The predictions interviews: Noel Schulz, IEEE Power & Energy Society (PES)

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SUBJECT: NOEL SCHULZ, PRESIDENT
ORGANIZATION: IEEE POWER & ENERGY SOCIETY (PES)

How do you see IEEE PES evolving over the 2014-2020 period?

First, we need to package technical materials and training so they can be utilized beyond the traditional face-to-face dynamic we’ve had in the past and has always been part of our heritage. There are people without the funding or opportunity to travel. So, we must develop a distribution system that reaches those masses.

The interesting thing about electric power, unlike other engineering fields, is that it’s everywhere. You can have power engineers in every county of Kansas [where Schulz is] or all over the world. So, how do we disseminate best practices and opportunities for advancement around the world? How do we include those masses as we develop standards?  We must figure out how to get those folks involved through teleconferencing and social networking websites. That’s one of the big evolutions for the IEEE PES.

The other big one is a paradigm shift in workforce. In the electric power industry, we’re very top-heavy with senior engineers who did a lot of great things in their careers, but those careers are mostly over. Now, 20-50 percent could be retiring in the next 5-10 years. After that, we’ll have a very different workforce. This leads to a lot of questions: How do we adapt to an engineering world with less mid-career management? How will young engineers cope with these changes and get up to speed: Where are those tools? And, how do we capture the knowledge that’s leaving? This is the largest challenge I see over the next five or six years.

How has IEEE PES been working on that challenge?

The IEEE PES has been very proactive in the U.S. over the last several years, especially in the area of scholarships, internships and mentoring. We’re now working to package programs internationally. Our goal for 2013 was to develop pilot projects in Europe, the Middle East, Africa, Central/South America, and the Asia Pacific region. It’s all really a grassroots effort.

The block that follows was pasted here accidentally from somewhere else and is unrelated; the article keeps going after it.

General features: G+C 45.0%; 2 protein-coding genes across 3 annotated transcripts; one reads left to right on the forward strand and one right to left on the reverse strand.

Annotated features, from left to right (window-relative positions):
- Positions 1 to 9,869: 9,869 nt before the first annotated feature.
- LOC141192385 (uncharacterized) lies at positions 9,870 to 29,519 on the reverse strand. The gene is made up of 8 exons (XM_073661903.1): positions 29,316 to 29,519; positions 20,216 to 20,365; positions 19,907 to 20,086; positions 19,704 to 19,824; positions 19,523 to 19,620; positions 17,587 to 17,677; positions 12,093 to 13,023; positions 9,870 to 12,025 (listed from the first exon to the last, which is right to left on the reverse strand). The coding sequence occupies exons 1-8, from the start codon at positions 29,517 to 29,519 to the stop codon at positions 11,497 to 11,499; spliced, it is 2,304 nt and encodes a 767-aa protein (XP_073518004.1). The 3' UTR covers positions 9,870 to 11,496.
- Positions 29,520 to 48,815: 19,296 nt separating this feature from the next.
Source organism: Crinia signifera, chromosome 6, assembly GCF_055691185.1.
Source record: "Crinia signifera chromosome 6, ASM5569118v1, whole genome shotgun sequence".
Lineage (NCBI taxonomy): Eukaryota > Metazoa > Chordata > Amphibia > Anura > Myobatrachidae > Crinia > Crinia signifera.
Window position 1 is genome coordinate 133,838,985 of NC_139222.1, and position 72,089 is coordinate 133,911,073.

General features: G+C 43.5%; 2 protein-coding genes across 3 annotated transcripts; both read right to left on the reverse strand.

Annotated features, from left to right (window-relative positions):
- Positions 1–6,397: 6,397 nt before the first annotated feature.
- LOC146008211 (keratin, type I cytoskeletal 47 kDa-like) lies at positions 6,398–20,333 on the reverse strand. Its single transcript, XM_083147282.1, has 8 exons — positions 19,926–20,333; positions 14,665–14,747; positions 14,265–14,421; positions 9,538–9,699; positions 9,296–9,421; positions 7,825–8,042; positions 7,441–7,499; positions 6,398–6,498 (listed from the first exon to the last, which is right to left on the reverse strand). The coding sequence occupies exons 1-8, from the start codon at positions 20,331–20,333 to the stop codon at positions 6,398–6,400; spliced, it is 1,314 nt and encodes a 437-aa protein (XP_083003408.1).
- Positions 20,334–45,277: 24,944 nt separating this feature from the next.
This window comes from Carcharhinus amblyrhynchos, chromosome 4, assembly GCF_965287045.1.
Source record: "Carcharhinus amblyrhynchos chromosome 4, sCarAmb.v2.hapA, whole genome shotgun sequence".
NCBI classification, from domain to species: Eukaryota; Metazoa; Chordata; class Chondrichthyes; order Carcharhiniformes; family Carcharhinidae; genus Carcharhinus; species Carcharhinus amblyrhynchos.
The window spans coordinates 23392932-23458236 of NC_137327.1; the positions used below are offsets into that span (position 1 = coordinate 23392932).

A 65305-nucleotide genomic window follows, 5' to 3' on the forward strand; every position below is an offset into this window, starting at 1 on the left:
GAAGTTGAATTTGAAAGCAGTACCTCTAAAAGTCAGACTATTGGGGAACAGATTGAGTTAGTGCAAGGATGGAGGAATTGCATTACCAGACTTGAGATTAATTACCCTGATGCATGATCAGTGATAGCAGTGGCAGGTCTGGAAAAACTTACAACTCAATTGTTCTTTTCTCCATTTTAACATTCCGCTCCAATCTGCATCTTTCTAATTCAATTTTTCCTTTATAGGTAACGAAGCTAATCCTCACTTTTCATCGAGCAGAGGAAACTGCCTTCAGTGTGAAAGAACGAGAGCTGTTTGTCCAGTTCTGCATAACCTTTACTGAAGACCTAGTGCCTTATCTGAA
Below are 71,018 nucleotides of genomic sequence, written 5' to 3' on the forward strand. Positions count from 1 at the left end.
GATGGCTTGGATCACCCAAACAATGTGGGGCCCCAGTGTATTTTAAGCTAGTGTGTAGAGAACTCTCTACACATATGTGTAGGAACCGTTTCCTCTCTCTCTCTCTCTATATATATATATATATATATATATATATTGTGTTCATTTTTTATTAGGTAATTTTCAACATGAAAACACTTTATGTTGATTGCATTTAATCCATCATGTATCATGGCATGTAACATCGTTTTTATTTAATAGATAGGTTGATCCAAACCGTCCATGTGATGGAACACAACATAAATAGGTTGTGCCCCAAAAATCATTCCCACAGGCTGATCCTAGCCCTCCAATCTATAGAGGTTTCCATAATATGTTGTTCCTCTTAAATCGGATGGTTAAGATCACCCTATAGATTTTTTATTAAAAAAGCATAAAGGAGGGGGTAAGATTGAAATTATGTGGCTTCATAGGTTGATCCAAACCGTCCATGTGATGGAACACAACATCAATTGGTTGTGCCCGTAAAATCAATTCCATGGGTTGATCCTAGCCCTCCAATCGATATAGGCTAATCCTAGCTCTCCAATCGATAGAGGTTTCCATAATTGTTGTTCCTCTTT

How do you see the overall industry change during the 2014-2020 period?

We’ll continue to see new technology, such as EVs, impact of that evolution. People who are bridges between fields, such as communications, controls, computers and power systems, will have great opportunities. You’ll see more technically diverse teams approaching these programs. One of our challenges within IEEE PES is to help provide background on the power system as a platform so that those teams can work more efficiently.

How do you see the role of women in power changing in the future?

It’s been an interesting dynamic. I’ve been on the board of the IEEE PES for 10 years. There were two women when I started; now there are five on the board. Honestly, by not having more women involved, we’re trying to do the job with only part of the resources. That’s a disservice to all. On the positive side, particularly in developing countries and in areas where we want to develop power solutions, you see a lot of women taking on development roles.

Making a difference in the world—making sure the social impact is understood and evaluated—is more evident in women engineers and the younger generation. They want to make a difference. Women look at those aspects a little more.

What's the best advice you'd give engineers about managing their careers today?

To the managers/senior engineers, I’d say: Look, those younger engineers are not you. It’s a culture shift, absolutely. But, young engineers are sponges for information. Sometimes, they see that as being high maintenance, but it can be a real positive. Those kids want to learn.